I am concerned that we are putting too many of our eggs in the wind energy basket and that we have a massive increase in wind energy and wind farms, which do not provide that baseload power certainty that you need if you want to wean an economy off coal. I think that more needs to be done. To give an example, in South Australia during a heatwave in February this year, the reliability of the wind farms dropped to three per cent. The wind was not blowing and the farms were not providing regular power. I am not against wind energy at all. I think that it has an important role to play in renewable energy technology, but it is important to combine it with, for instance, gas as an interim measure. It is not a renewable but it is certainly much, much cleaner than coal and it gives you that baseload certainty.

More importantly, I think we should encourage geothermal and other emerging technologies. As Senator Bernardi pointed out, geothermal energy is something that South Australia has an abundant supply of. It is a matter of tapping it and tapping it as soon as possible so that we can wean ourselves off coal. Yesterday I met with Susan Jeanes, from the Australian Geothermal Energy Association, John Grimes, from the Australian and New Zealand Solar Energy Society, and Kellie Caught, from WWF; to discuss ways forward to support emerging technologies. Their input was most helpful, as have been the conversations with bodies such as Vast Solar and Oceanlinx, as well as organisations such as the Clean Energy Council and the Australian Industry Greenhouse Network. I believe that strategic support should be provided for emerging technologies, and I foreshadow that I will be moving an amendment to this purpose in the committee stage.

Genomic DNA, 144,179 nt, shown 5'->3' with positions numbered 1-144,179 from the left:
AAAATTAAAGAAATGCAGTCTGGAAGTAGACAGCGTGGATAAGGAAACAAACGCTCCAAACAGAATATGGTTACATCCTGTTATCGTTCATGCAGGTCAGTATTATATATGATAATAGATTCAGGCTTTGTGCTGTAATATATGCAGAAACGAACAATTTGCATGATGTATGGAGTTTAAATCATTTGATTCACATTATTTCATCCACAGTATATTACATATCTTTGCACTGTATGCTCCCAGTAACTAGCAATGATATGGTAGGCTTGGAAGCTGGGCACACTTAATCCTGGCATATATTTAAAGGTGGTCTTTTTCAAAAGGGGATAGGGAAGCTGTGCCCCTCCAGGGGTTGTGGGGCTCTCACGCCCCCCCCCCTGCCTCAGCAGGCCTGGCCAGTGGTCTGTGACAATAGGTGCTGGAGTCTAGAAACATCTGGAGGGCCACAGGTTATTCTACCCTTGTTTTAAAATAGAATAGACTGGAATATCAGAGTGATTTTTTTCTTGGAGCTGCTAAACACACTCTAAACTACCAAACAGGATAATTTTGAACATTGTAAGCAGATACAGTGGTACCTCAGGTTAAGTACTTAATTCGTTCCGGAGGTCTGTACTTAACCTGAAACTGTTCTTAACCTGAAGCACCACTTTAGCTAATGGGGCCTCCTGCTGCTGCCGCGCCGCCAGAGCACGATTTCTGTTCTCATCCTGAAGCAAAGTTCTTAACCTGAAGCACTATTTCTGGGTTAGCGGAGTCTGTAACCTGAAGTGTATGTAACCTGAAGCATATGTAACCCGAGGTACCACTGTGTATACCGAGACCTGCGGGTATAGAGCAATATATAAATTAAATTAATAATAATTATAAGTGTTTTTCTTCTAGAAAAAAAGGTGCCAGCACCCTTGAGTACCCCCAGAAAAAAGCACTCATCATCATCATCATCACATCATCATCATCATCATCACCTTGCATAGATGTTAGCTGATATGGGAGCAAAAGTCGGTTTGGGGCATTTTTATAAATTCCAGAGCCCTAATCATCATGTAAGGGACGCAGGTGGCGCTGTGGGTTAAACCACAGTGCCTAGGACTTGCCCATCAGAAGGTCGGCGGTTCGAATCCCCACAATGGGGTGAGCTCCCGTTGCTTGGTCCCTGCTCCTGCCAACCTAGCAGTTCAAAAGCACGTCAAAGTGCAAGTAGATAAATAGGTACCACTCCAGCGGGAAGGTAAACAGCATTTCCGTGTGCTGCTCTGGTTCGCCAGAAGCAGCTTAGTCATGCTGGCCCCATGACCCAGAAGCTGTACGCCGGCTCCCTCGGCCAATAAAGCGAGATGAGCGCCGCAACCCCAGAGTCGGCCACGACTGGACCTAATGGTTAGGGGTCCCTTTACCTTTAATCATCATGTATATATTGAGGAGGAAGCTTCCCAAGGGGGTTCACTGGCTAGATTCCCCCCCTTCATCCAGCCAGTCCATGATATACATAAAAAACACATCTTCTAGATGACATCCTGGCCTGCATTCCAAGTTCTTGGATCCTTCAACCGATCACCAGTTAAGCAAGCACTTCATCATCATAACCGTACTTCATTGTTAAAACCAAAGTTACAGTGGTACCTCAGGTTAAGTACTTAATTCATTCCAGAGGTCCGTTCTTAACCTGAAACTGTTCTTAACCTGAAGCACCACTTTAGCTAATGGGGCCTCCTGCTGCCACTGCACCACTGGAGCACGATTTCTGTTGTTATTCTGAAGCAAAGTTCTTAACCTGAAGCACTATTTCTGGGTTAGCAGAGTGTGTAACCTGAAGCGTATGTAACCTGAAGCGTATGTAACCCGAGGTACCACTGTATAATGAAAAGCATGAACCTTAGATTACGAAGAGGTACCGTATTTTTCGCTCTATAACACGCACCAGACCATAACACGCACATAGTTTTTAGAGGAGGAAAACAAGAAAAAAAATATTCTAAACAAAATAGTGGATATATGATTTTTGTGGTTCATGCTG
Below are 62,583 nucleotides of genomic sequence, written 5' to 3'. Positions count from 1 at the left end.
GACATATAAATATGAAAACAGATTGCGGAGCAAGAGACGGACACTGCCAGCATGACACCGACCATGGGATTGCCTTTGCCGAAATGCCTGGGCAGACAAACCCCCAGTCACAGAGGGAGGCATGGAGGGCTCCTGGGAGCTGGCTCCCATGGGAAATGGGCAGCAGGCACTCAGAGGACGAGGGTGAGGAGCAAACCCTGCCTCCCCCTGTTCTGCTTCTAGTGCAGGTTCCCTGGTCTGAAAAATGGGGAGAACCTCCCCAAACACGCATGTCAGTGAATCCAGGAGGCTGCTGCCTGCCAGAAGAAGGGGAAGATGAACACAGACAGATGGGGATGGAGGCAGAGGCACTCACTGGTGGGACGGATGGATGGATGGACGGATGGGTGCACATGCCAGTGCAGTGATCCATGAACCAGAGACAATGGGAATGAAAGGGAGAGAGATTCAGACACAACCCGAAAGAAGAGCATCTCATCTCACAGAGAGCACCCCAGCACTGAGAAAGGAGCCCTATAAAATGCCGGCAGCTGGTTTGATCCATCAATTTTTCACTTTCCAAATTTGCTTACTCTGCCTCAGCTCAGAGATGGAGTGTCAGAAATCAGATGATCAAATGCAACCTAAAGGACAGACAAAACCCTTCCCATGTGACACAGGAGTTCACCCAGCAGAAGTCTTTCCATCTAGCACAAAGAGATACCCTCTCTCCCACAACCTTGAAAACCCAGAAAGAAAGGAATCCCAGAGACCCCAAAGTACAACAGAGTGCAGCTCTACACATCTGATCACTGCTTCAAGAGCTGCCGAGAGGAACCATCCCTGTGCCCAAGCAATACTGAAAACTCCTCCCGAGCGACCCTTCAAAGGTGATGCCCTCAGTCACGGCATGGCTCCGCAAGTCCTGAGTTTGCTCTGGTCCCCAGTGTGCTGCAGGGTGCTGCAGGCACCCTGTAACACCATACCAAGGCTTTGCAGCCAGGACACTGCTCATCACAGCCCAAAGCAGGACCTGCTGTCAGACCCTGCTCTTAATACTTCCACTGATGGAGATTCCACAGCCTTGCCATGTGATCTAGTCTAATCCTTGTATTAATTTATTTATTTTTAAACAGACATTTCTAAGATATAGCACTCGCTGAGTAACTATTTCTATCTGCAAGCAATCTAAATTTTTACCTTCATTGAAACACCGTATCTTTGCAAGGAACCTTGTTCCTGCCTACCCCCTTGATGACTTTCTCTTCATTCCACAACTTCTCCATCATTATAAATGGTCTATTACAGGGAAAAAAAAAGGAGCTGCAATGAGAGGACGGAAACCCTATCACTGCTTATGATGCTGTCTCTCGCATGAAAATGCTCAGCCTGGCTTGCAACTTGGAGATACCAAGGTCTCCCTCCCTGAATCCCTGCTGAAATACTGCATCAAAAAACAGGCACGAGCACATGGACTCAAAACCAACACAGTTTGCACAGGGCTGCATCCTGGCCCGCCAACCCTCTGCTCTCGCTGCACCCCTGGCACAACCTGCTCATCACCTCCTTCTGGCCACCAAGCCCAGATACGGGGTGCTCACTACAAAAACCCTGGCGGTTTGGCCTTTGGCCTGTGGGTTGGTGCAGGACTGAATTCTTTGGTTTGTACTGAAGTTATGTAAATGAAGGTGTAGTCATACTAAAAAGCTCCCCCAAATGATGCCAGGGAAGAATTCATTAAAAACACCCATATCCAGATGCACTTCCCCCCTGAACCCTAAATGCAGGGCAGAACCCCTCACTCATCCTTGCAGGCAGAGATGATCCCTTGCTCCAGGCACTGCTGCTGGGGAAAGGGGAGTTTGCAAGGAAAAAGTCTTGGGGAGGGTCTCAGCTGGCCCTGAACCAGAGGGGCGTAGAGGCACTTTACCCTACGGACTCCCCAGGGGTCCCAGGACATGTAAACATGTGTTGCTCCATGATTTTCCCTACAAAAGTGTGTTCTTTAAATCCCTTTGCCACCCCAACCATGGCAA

As a South Australian senator, I would like to make special mention of the significance of geothermal hot-rock energy generation. I was recently up in Innamincka, not in relation to geothermal, and there is a real excitement in that community in the far north of South Australia about the potential of geothermal in terms of powering local communities and being a mainstream source of power. I have raised these issues with the minister’s office and I am looking forward to some positive outcomes. I think that is the way forward, and we need to deal with that as a matter of urgency.